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Crash diet?

中国日报网 2013-09-27 10:58

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Reader question:

Please explain this sentence, particularly “crash diet”: How to enjoy duck without going on a crash diet straight afterwards.

My comments:

This seems like some kind of advice on how one can enjoy eating duck without having to worry about gaining weight.

Duck apparently refers to Peking Duck, the roast duck, a local favorite here in Beijing.

Anyways, the sentence intends to tell you how to enjoy Peking Duck, eating to your fill, that is, without having to go on a hunger strike immediately after – skipping the next meal, for example.

That’s essentially what “going on a crash diet straight afterwards” means really.

Crash dieting, you see, is a radical way of controlling your intake of food in order to lose weight in an extremely short period of time. Crash in “crash diet” is the same as crash in “crash course”.

A crash course in English, for example. Many youngsters are going abroad for high school education. Yes, high school education rather than university and college as it was the case just a few years ago. Many of these children go on so-called crash courses during the summer holiday. In a crash course, a lot of classes are crammed together so that the students can get as much information as possible in a very short period of time (a month or two weeks).

Crash, as in “car crash”, suggests it happens quickly. Crash-landing of the airplane, in fact, provides a more vivid picture. Normally, you see, the airplane glides gracefully in the sky, wings stretched out like an eagle in a smooth and controlled manner while dropping lower and lower in altitude – before gently touching floor. It keeps running on the runway for up to a kilometer before coming to a full halt. The whole process is smooth and easy.

But crash-landing? This means an emergency. The plane has lost control in one way or another and has to fall from the sky like a rock and slam into the ground in order to achieve a full stop – the wreckage being the end result.

Too terribly vivid, I admit.

But you get the picture. A crash course in English is, in the same way, intended as a quick fix. Crash dieting works in the same way – people who go on crash dieting are practically starving themselves in order to see the immediate result.

The immediate result being a 10-kilogram loss in weight in a week or something like that.

Frankly speaking, I cannot see any benefit in a crash diet – two cucumbers during the day and water only during the night, for example – except when perhaps you’re an actress who needs to lose 10-kilos before taking on a movie project next month, in which, I have to explain, you’re supposed to portray a stick think model who starves herself regularly due to peer pressure.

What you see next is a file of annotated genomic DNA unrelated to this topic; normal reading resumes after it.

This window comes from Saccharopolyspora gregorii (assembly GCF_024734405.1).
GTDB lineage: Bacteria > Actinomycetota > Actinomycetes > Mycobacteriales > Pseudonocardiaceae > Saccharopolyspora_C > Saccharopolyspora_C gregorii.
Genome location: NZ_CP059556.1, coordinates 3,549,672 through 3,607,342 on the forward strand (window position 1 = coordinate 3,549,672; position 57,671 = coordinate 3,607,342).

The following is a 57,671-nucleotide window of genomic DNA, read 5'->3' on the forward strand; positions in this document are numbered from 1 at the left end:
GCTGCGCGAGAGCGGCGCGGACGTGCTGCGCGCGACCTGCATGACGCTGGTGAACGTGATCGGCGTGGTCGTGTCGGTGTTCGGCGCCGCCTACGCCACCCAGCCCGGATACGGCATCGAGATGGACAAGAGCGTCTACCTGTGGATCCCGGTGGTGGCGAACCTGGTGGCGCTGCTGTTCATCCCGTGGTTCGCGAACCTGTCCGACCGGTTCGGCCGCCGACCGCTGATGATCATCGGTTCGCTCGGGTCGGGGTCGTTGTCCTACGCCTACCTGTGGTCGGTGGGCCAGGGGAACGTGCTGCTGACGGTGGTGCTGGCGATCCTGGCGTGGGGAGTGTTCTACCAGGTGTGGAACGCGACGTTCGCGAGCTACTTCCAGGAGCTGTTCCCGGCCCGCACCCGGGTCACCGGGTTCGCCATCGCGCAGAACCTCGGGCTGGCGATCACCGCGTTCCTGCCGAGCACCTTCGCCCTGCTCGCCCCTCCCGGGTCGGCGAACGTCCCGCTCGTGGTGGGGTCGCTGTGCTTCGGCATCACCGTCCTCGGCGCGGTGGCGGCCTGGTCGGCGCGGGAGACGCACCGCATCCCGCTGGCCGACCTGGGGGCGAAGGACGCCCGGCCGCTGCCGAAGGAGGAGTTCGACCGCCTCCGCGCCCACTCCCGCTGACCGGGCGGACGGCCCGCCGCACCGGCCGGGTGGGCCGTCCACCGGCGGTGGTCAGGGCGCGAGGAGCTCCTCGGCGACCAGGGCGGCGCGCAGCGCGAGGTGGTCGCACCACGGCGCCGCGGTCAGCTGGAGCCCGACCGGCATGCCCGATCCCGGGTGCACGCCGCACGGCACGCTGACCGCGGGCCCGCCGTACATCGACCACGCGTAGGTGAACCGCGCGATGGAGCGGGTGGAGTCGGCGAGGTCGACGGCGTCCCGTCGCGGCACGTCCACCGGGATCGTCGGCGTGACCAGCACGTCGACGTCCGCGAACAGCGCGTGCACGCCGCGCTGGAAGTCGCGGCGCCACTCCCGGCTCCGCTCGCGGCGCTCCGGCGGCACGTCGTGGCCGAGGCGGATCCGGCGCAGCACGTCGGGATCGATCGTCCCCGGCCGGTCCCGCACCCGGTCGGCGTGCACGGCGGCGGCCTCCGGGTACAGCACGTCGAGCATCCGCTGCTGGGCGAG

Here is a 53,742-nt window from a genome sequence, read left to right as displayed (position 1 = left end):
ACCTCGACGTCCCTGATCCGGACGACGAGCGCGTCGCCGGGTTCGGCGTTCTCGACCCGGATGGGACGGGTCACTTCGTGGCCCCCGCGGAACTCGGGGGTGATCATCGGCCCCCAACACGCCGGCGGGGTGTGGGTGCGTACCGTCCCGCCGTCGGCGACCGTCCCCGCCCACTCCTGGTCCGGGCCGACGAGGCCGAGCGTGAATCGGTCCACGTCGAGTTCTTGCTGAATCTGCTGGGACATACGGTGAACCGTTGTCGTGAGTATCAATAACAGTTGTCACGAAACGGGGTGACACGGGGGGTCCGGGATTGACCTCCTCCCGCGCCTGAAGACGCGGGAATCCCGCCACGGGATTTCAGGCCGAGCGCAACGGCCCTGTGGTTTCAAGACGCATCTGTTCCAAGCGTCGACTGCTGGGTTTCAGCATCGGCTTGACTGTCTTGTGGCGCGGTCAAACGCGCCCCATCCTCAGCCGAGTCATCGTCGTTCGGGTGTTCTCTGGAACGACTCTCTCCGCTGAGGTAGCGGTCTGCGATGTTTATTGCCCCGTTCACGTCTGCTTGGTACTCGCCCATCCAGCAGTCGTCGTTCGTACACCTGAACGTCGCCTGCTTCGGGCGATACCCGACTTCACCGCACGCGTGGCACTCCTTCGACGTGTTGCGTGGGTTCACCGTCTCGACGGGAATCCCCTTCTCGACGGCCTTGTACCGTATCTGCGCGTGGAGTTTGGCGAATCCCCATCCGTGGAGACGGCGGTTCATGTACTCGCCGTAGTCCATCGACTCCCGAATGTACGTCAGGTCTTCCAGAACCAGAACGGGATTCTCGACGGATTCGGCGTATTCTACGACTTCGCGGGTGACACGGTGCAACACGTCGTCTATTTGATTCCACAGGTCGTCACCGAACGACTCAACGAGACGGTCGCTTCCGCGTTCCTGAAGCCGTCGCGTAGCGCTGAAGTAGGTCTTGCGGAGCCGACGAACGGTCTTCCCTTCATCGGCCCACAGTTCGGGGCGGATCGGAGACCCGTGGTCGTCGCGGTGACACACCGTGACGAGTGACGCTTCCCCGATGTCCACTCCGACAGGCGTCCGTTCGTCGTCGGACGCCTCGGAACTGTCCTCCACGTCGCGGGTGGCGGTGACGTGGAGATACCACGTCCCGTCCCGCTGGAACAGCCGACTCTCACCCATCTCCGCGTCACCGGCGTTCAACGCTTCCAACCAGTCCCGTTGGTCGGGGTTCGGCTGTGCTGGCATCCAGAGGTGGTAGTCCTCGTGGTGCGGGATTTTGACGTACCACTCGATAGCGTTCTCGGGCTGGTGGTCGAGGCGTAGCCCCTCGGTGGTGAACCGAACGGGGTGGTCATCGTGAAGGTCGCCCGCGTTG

Peer pressure? Pressure from peers, or fellow suffers. All supermodels appear super thin in the magazine and on television anyway, don’t they?

Anyways, my position is this. You don’t need to go on a crash diet every time you enjoy a hefty (it is hefty, I admit) meal of Peking Duck. All you need do is exercise discipline and restraint. That is, if you can eat a whole duck, eat half of it. Or if you can have 20 slices, have 15 or 12 slices per meal from now on.

This way, you can repeat the process for always and without a care.

Easy for me to say, I know.

Easy said than done, for sure.

But the idea remains, if you eat less than your fill every time you hit the dining table, and enjoy physical exercise, you can always enjoy food without having to worry about going on a diet, skipping meat and milk entirely.

It’s just a different approach. Perhaps it’s not the size of our waistline that needs adjustment. Perhaps it’s the size of our mind that needs enlarging. We need new ideas that will make us lead a healthy and sustainable lifestyle that involves no force feeding or forced dieting.

Force feeding is terrible for the duck. Forced dieting is equally disturbing. And both are unnecessary.

Come to think of it, both are a product of commercialism. Force feeding the duck produces a quick buck while crash dieting programs are a profitable business too – or at least intended as such.

Oh, well, we’ve been digressing and perhaps have strayed too far.

Let’s turn back and sum up: crash dieting is radical or extreme dieting, which allows much less food than a normal dieting scheme – which already features less calorie intake than normal.

Crash dieting is a quick fix and aims at immediate results. It is unnecessary and, like the crash course in English, it doesn’t always work.

In the long run, I’m sorry to say, it may not work at all.

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Go to Zhang Xin's column

本文仅代表作者本人观点,与本网立场无关。欢迎大家讨论学术问题,尊重他人,禁止人身攻击和发布一切违反国家现行法律法规的内容。

About the author:

Zhang Xin(张欣) has been with China Daily since 1988, when he graduated from Beijing Foreign Studies University. Write him at: zhangxin@chinadaily.com.cn, or raise a question for potential use in a future column.

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